Microsoft’s Courier Tablet

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Gizmodo published some interesting pieces this week about Microsoft’s new tablet, the Courier. This product appears very much rooted in Microsoft’s traditional tablet computer space with a pen but also incorporates some interesting touch features. Frankly, some of them are so close to the iPhone gestures that I wonder if there won’t be a patent fight. Regardless, I’m glad to see Microsoft getting in the space. It looks like an innovative device but I’m not sure how well hinging two screens together is going to work in the long run. I suspect Apple’s eventual entry will be quite different. Frankly, if someone brought a hinged iBook tablet thingy in Steve Jobs’ office, he would probably leave with it lodged in certain unmentionable places. The good news is there appears to be a lot of innovation around computing lately and that can only be a good thing.

10 Comments Microsoft’s Courier Tablet

  1. tomaszstasiuk@gmail.com

    The Courier is a fascinating concept. It’s very non-modal: browse, annotate, copy, send, all from (mostly) one interface. You don’t switch apps to check your calendar or perform tasks.

    In fact, there are no visible apps in the video, it’s all part of the OS. The focus is on completing tasks rather than running applications.

    This is the next major breakthrough: discarding the desktop metaphor, getting rid of kludgey dialogs: Open, Save, Cut, Switch to, Paste; dumping standalone applications for interoperable modules and making the focus on completing tasks.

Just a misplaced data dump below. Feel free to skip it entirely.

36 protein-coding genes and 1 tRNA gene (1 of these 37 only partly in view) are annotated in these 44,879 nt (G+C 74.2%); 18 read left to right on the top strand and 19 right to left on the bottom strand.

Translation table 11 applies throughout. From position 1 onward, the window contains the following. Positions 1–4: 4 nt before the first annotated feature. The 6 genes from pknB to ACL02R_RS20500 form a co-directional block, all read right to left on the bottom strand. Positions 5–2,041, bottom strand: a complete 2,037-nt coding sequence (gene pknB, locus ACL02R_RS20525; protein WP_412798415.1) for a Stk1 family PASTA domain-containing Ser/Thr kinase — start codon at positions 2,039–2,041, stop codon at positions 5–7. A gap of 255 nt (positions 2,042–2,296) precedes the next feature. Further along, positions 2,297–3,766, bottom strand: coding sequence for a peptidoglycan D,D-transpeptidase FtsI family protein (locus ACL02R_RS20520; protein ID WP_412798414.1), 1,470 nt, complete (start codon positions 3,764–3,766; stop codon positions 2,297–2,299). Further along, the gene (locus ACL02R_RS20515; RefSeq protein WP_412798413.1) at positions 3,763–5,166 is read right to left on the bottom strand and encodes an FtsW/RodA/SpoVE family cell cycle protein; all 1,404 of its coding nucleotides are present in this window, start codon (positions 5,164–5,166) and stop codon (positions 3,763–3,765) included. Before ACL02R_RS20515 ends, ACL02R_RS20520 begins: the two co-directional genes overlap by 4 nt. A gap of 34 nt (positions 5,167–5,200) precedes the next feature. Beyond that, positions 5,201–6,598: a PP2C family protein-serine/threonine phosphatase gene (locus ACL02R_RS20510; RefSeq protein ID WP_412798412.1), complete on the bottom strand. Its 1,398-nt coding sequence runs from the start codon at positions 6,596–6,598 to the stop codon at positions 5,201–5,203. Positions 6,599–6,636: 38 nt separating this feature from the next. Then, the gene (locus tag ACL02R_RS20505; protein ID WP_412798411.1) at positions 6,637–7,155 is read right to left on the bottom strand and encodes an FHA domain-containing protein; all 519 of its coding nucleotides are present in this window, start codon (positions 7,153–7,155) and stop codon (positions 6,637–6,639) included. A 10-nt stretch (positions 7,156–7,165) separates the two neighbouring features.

I can sum up my disappointment with the iTab mockups, “oh, a BIGGER window of non-interoperable apps.” Who knows. Maybe the not-even-confirmed iTab will be better than anyone can even imagine.

    But, regardless of whether the courier ever comes out, it has raised the bar for the “dream device.” The Courier shows that a tablet interface is only the beginning. Creating a device which puts the applications/modules in the background and lets you get things done — that is the new battleground.

    I just hope it doesn’t take 15 years to get there.

    Reply
  2. tomaszstasiuk@gmail.com

    The Courier is a fascinating concept. It’s very non-modal: browse, annotate, copy, send, all from (mostly) one interface. You don’t switch apps to check your calendar or perform tasks.

    In fact, there are no visible apps in the video, it’s all part of the OS. The focus is on completing tasks rather than running applications.

    This is the next major breakthrough: discarding the desktop metaphor, getting rid of kludgey dialogs: Open, Save, Cut, Switch to, Paste; dumping standalone applications for interoperable modules and making the focus on completing tasks.

    I can sum up my disappointment with the iTab mockups, “oh, a BIGGER window of non-interoperable apps.” Who knows. Maybe the not-even-confirmed iTab will be better than anyone can even imagine.

    But, regardless of whether the courier ever comes out, it has raised the bar for the “dream device.” The Courier shows that a tablet interface is only the beginning. Creating a device which puts the applications/modules in the background and lets you get things done — that is the new battleground.

    I just hope it doesn’t take 15 years to get there.

    Reply
  3. tomaszstasiuk@gmail.com